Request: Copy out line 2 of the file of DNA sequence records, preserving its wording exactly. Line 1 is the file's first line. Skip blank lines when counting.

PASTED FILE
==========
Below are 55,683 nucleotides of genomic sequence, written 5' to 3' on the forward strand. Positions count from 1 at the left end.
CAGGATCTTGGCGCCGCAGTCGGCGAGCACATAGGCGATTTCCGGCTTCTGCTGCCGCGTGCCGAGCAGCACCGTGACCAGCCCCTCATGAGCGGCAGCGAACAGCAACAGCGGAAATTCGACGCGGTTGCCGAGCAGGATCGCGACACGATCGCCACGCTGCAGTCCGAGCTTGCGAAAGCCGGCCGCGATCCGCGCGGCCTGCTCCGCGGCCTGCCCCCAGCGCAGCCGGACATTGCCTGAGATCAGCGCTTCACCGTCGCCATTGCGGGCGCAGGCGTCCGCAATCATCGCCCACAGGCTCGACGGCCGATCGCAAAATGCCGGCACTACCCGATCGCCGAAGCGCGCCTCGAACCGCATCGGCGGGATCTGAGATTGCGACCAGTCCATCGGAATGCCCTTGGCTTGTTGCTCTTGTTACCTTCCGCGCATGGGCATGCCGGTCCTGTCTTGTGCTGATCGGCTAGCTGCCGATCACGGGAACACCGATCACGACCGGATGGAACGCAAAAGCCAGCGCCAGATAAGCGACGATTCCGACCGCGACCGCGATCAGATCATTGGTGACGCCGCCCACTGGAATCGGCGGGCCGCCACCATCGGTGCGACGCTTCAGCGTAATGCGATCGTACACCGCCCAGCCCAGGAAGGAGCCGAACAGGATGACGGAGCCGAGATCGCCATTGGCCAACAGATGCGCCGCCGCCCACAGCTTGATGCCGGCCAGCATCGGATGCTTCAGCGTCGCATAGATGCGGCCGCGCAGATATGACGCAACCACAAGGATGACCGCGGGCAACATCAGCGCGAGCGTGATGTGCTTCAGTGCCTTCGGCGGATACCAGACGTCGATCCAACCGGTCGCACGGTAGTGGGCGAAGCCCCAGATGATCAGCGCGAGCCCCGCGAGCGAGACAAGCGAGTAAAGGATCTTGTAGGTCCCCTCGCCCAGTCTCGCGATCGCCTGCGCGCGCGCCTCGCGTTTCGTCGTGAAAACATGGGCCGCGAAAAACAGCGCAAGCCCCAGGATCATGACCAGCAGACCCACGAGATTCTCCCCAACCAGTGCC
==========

CAGGATCTTGGCGCCGCAGTCGGCGAGCACATAGGCGATTTCCGGCTTCTGCTGCCGCGTGCCGAGCAGCACCGTGACCAGCCCCTCATGAGCGGCAGCGAACAGCAACAGCGGAAATTCGACGCGGTTGCCGAGCAGGATCGCGACACGATCGCCACGCTGCAGTCCGAGCTTGCGAAAGCCGGCCGCGATCCGCGCGGCCTGCTCCGCGGCCTGCCCCCAGCGCAGCCGGACATTGCCTGAGATCAGCGCTTCACCGTCGCCATTGCGGGCGCAGGCGTCCGCAATCATCGCCCACAGGCTCGACGGCCGATCGCAAAATGCCGGCACTACCCGATCGCCGAAGCGCGCCTCGAACCGCATCGGCGGGATCTGAGATTGCGACCAGTCCATCGGAATGCCCTTGGCTTGTTGCTCTTGTTACCTTCCGCGCATGGGCATGCCGGTCCTGTCTTGTGCTGATCGGCTAGCTGCCGATCACGGGAACACCGATCACGACCGGATGGAACGCAAAAGCCAGCGCCAGATAAGCGACGATTCCGACCGCGACCGCGATCAGATCATTGGTGACGCCGCCCACTGGAATCGGCGGGCCGCCACCATCGGTGCGACGCTTCAGCGTAATGCGATCGTACACCGCCCAGCCCAGGAAGGAGCCGAACAGGATGACGGAGCCGAGATCGCCATTGGCCAACAGATGCGCCGCCGCCCACAGCTTGATGCCGGCCAGCATCGGATGCTTCAGCGTCGCATAGATGCGGCCGCGCAGATATGACGCAACCACAAGGATGACCGCGGGCAACATCAGCGCGAGCGTGATGTGCTTCAGTGCCTTCGGCGGATACCAGACGTCGATCCAACCGGTCGCACGGTAGTGGGCGAAGCCCCAGATGATCAGCGCGAGCCCCGCGAGCGAGACAAGCGAGTAAAGGATCTTGTAGGTCCCCTCGCCCAGTCTCGCGATCGCCTGCGCGCGCGCCTCGCGTTTCGTCGTGAAAACATGGGCCGCGAAAAACAGCGCAAGCCCCAGGATCATGACCAGCAGACCCACGAGATTCTCCCCAACCAGTGCC